Last week, Lloyd was performing in concert and was pelted with water bottles filled with urine. Now, unless some of the women in the audience have incredible urine stream aim, we can assume men filled and threw these bottles. She left the stage in tears. I sincerely hope this barbaric, senseless incident inspires her to sing louder and prouder, to blaze her own fashion trails and take her power back from those idiot US record label executives and every other man who tries to keep her down. May girls everywhere follow suit or help her lead the way.

  • Annie Zaleski

    Good piece–but a few things:

    *Adele’s “Rolling In The Deep” isn’t actually mooning over the dude; it’s more of a, “You lose, dude.” (“You’re gonna wish you never had met me,” etc.)

    *Calling the women on MTV shows “whorish” undermines the main point of this piece. Using language like that simply reaffirms the stereotypes and pigeonholing it is railing against. Generally, if you are defending girls/women/females, keep away from the derogatory language/terms used to oppress–especially because the use of whorish isn’t talking about the behavior, but used as an adjective to talk about the person. It’s semantics, but makes a big difference: “MTV turned being fall down drunk, whorish and 16 & Pregnant into enviable teenage status symbols.”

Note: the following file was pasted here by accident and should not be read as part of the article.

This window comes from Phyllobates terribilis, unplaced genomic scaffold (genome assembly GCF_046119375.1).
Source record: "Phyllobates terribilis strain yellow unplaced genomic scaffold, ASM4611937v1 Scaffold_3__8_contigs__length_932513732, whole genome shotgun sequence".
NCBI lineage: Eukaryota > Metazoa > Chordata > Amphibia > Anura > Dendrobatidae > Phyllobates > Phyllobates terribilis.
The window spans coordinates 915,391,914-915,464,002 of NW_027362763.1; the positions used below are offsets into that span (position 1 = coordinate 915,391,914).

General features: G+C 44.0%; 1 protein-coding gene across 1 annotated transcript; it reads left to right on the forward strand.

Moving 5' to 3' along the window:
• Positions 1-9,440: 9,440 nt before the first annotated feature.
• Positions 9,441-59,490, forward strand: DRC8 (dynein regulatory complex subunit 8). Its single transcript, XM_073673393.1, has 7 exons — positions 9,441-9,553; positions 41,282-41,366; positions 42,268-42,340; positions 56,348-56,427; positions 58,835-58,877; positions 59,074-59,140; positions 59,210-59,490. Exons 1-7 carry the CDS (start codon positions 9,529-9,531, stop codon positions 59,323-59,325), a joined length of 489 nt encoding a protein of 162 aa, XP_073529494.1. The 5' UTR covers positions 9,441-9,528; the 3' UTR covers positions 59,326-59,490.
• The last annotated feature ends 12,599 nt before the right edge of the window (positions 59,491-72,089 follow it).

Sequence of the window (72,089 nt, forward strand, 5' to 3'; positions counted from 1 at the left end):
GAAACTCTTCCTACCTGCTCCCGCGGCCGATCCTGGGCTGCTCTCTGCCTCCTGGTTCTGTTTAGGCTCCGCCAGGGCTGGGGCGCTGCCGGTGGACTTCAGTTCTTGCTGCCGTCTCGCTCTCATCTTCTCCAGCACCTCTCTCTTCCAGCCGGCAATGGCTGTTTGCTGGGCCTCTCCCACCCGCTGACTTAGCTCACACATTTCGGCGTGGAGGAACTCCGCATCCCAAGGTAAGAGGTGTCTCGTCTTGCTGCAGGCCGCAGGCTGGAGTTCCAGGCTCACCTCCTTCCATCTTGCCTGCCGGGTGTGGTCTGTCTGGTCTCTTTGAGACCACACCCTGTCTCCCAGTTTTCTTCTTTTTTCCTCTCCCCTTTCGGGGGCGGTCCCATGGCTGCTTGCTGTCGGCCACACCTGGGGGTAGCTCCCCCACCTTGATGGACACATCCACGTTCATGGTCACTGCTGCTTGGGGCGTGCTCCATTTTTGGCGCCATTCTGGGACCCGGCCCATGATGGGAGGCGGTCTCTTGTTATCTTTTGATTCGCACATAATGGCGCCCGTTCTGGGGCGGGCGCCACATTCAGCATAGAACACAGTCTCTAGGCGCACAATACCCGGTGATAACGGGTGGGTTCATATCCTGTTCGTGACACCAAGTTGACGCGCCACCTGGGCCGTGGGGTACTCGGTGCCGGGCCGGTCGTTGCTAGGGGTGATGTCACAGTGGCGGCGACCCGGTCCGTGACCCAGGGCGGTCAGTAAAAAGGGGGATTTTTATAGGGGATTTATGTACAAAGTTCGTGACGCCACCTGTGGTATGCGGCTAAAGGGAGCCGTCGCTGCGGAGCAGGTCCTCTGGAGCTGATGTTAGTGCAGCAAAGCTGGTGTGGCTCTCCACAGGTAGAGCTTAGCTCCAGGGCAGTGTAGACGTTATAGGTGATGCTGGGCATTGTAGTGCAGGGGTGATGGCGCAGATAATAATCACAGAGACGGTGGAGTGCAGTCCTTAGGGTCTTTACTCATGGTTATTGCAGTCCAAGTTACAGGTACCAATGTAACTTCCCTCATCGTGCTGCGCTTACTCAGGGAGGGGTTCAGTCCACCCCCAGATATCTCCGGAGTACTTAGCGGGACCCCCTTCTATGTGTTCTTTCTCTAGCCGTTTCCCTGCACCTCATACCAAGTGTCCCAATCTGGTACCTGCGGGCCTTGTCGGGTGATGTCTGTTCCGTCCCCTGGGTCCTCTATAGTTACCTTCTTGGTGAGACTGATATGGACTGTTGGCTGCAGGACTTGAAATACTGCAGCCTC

• Keith

    You make some good points Annie. With Adele I was talking about the album more than the single. I’ll fully admit I might be off on that one, but my overall feeling from 21 is that she milked the melodrama a bit too much (and I’m sure 22 million of her adoring fans will disagree with me, and that’s fine).